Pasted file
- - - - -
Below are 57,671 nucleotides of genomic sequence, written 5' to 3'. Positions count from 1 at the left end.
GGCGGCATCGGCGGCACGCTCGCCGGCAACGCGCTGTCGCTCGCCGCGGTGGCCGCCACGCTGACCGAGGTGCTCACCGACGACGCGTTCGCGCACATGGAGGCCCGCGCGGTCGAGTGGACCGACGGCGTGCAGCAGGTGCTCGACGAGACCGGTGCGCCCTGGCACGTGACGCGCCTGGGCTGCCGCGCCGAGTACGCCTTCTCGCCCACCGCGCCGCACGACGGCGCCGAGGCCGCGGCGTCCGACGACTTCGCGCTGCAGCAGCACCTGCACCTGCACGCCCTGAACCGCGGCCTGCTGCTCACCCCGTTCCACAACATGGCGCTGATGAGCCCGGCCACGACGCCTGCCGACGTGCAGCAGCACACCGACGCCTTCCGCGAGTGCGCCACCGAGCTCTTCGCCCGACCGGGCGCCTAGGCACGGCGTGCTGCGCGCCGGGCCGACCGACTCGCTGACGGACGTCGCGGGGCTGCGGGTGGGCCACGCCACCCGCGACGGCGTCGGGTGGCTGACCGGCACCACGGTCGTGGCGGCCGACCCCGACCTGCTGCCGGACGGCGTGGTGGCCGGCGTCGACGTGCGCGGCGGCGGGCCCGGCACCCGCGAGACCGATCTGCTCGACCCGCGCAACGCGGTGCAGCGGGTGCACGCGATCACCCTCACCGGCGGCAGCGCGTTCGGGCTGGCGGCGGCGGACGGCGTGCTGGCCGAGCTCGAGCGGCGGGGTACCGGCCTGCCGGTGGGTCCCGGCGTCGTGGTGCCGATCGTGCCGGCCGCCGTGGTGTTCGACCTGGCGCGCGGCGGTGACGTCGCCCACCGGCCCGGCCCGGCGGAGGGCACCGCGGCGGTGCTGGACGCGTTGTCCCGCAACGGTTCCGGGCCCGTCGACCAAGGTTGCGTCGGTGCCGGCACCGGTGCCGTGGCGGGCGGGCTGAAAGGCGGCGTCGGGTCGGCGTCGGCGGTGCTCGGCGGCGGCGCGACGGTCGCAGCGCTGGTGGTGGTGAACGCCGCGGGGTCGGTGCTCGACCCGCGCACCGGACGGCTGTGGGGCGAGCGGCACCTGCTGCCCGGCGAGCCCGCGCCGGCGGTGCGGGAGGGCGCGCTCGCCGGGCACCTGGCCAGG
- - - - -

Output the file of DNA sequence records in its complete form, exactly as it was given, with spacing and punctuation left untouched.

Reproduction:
Below are 57,671 nucleotides of genomic sequence, written 5' to 3'. Positions count from 1 at the left end.
GGCGGCATCGGCGGCACGCTCGCCGGCAACGCGCTGTCGCTCGCCGCGGTGGCCGCCACGCTGACCGAGGTGCTCACCGACGACGCGTTCGCGCACATGGAGGCCCGCGCGGTCGAGTGGACCGACGGCGTGCAGCAGGTGCTCGACGAGACCGGTGCGCCCTGGCACGTGACGCGCCTGGGCTGCCGCGCCGAGTACGCCTTCTCGCCCACCGCGCCGCACGACGGCGCCGAGGCCGCGGCGTCCGACGACTTCGCGCTGCAGCAGCACCTGCACCTGCACGCCCTGAACCGCGGCCTGCTGCTCACCCCGTTCCACAACATGGCGCTGATGAGCCCGGCCACGACGCCTGCCGACGTGCAGCAGCACACCGACGCCTTCCGCGAGTGCGCCACCGAGCTCTTCGCCCGACCGGGCGCCTAGGCACGGCGTGCTGCGCGCCGGGCCGACCGACTCGCTGACGGACGTCGCGGGGCTGCGGGTGGGCCACGCCACCCGCGACGGCGTCGGGTGGCTGACCGGCACCACGGTCGTGGCGGCCGACCCCGACCTGCTGCCGGACGGCGTGGTGGCCGGCGTCGACGTGCGCGGCGGCGGGCCCGGCACCCGCGAGACCGATCTGCTCGACCCGCGCAACGCGGTGCAGCGGGTGCACGCGATCACCCTCACCGGCGGCAGCGCGTTCGGGCTGGCGGCGGCGGACGGCGTGCTGGCCGAGCTCGAGCGGCGGGGTACCGGCCTGCCGGTGGGTCCCGGCGTCGTGGTGCCGATCGTGCCGGCCGCCGTGGTGTTCGACCTGGCGCGCGGCGGTGACGTCGCCCACCGGCCCGGCCCGGCGGAGGGCACCGCGGCGGTGCTGGACGCGTTGTCCCGCAACGGTTCCGGGCCCGTCGACCAAGGTTGCGTCGGTGCCGGCACCGGTGCCGTGGCGGGCGGGCTGAAAGGCGGCGTCGGGTCGGCGTCGGCGGTGCTCGGCGGCGGCGCGACGGTCGCAGCGCTGGTGGTGGTGAACGCCGCGGGGTCGGTGCTCGACCCGCGCACCGGACGGCTGTGGGGCGAGCGGCACCTGCTGCCCGGCGAGCCCGCGCCGGCGGTGCGGGAGGGCGCGCTCGCCGGGCACCTGGCCAGG